Agree this would be great to have. I think this should be an API-level rather than an extension-level feature, because in many cases an extension would need to bridge the communication between inside and outside the frame. The system should allow:

  • set up a separate initial configuration blob
  • set up a separate resource loading for the iframe
  • designate some resources as only available via the iframe loading (to restrict accidental loading by the primary site)
  • establish a clear usage pattern for extensions to follow (this is more of a documentation than coding)
  • ...?
Theklan added a subscriber: Theklan.Oct 8 2019, 9:01 AM

Hello,
I have a student who is going to do her end-of-degree research adding content on advanced physics to Wikipedia and, at the same time, creating some widgets/applets to run interactivily those physical concepts, so the viewer can see how if you change some parameter you have different results. She will be working on Python.

As far as I know, we can’t embed applets at Wikimedia pages, but we can do a fixed images and link it to an external source where the applet would be stored. BUT, this is something we should start considering, as the hands-on idea is very relevant on some scientific areas.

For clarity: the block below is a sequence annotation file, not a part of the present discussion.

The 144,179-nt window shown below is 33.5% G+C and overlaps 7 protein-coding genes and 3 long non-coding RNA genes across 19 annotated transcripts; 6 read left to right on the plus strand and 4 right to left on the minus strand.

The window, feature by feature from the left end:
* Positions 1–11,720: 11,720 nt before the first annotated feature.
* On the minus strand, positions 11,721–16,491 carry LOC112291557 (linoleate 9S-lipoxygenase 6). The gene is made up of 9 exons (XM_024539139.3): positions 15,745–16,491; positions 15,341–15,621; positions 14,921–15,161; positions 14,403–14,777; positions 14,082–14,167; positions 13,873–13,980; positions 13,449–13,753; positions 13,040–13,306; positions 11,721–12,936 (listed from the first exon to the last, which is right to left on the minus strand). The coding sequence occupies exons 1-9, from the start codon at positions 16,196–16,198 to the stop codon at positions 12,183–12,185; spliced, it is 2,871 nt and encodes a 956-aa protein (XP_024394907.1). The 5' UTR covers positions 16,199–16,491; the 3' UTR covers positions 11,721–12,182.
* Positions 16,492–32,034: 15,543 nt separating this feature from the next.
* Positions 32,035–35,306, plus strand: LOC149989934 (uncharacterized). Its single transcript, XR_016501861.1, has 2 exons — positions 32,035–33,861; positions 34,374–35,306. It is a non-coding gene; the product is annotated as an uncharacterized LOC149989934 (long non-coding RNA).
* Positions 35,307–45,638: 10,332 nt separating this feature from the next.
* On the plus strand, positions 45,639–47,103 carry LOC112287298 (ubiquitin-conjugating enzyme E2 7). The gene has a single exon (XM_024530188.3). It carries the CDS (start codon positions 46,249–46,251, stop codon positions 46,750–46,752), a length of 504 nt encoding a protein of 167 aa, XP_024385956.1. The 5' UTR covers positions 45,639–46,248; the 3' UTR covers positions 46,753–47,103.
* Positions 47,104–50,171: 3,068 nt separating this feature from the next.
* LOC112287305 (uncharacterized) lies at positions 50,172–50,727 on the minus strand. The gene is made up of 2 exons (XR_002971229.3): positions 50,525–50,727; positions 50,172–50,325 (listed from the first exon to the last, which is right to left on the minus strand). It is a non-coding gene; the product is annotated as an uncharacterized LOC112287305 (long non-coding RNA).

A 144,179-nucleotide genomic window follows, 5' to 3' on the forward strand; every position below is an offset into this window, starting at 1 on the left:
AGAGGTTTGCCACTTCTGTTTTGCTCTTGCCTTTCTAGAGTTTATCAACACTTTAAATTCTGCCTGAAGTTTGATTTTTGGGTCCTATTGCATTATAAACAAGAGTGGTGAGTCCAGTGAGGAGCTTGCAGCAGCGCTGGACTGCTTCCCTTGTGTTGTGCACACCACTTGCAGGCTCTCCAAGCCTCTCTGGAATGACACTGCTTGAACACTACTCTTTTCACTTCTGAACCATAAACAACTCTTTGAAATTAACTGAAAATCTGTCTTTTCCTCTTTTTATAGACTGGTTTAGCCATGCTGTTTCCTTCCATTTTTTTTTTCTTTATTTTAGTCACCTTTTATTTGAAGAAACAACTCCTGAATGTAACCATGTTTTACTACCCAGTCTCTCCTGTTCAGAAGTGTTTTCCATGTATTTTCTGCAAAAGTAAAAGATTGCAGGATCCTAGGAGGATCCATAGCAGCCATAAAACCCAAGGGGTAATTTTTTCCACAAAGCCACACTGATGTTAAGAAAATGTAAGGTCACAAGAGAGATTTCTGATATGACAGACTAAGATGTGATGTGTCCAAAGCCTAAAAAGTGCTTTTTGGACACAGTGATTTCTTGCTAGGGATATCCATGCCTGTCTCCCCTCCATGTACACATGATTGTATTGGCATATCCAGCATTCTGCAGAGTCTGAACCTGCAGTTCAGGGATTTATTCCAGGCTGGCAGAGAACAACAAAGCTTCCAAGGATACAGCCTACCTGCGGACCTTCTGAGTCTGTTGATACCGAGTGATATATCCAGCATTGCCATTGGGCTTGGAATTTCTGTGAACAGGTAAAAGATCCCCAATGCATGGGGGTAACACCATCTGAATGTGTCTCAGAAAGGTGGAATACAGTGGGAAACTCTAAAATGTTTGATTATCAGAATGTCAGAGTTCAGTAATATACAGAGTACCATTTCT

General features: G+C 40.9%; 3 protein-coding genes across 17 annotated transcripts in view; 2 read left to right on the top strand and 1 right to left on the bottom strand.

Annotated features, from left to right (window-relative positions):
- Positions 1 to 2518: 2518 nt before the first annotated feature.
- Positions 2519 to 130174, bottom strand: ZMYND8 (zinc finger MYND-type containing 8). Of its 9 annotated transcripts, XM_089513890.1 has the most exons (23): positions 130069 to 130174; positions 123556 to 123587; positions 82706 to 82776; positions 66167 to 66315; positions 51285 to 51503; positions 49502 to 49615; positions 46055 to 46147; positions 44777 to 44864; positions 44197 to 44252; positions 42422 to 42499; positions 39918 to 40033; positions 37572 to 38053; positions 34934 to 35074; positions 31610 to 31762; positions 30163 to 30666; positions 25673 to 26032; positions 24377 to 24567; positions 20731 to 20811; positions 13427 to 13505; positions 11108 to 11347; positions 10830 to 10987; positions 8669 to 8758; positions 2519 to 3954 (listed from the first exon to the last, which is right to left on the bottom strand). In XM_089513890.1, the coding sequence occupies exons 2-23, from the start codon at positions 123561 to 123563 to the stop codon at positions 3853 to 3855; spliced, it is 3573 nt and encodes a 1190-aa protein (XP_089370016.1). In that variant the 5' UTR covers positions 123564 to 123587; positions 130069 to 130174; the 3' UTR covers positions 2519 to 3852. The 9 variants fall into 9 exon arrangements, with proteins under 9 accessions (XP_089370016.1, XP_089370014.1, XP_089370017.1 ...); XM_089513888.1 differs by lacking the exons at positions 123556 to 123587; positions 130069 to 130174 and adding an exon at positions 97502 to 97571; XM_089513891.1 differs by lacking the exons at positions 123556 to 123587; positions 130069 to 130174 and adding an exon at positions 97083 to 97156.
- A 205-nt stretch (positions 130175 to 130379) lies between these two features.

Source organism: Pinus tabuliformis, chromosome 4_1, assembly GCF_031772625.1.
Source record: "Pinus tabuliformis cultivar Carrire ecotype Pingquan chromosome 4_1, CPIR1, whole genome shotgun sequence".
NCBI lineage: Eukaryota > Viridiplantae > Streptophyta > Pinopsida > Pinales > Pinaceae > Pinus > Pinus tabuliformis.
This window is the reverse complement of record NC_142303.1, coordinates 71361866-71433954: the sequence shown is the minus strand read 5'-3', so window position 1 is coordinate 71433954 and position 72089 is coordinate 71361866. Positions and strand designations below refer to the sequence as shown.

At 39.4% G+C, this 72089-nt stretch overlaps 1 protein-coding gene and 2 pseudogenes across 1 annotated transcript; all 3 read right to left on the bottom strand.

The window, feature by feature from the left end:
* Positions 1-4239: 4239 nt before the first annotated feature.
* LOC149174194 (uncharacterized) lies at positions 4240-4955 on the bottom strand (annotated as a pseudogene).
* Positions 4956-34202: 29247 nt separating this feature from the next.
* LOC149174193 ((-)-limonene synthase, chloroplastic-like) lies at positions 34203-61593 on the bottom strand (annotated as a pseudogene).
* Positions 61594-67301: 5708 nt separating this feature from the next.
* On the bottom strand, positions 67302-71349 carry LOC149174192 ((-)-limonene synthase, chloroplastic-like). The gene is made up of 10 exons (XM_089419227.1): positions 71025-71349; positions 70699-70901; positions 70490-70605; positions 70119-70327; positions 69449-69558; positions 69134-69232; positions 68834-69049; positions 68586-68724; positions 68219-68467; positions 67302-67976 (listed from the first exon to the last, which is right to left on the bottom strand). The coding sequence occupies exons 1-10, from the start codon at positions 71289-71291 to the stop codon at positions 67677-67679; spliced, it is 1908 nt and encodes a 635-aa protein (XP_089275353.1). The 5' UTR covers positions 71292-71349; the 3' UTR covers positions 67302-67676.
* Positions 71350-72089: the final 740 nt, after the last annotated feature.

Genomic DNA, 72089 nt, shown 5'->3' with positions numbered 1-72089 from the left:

Some days ago I discovered this: https://commons.wikimedia.org/wiki/Commons:WikiProject_WikiWidgets. So yes, inserting Widgets is possible on any given Wikimedia site. And as far as I understand this can be done via javascript. So, the question is: is it really possible to add applets or we don’t have the required technology yet and this two examples at WikiWidgets are only examples?

Tgr added a subscriber: Tgr.Oct 8 2019, 9:40 AM

Some days ago I discovered this: https://commons.wikimedia.org/wiki/Commons:WikiProject_WikiWidgets. So yes, inserting Widgets is possible on any given Wikimedia site. And as far as I understand this can be done via javascript. So, the question is: is it really possible to add applets or we don’t have the required technology yet and this two examples at WikiWidgets are only examples?

Javascript being a programming language, with full access to the page, you can add any kind of applet in it. Whether that is wise or safe or sustainable is a different matter. T190015, T71445, T39230 and T121470 describe some of the problems involved.

The problem is still the same: which is the correct way to implement this? We can have applets that make things interactive (for example, the position of Jupiter's moons) but for that it seems that we need some code review, isn't it? What would the correct jobqeueu be with this?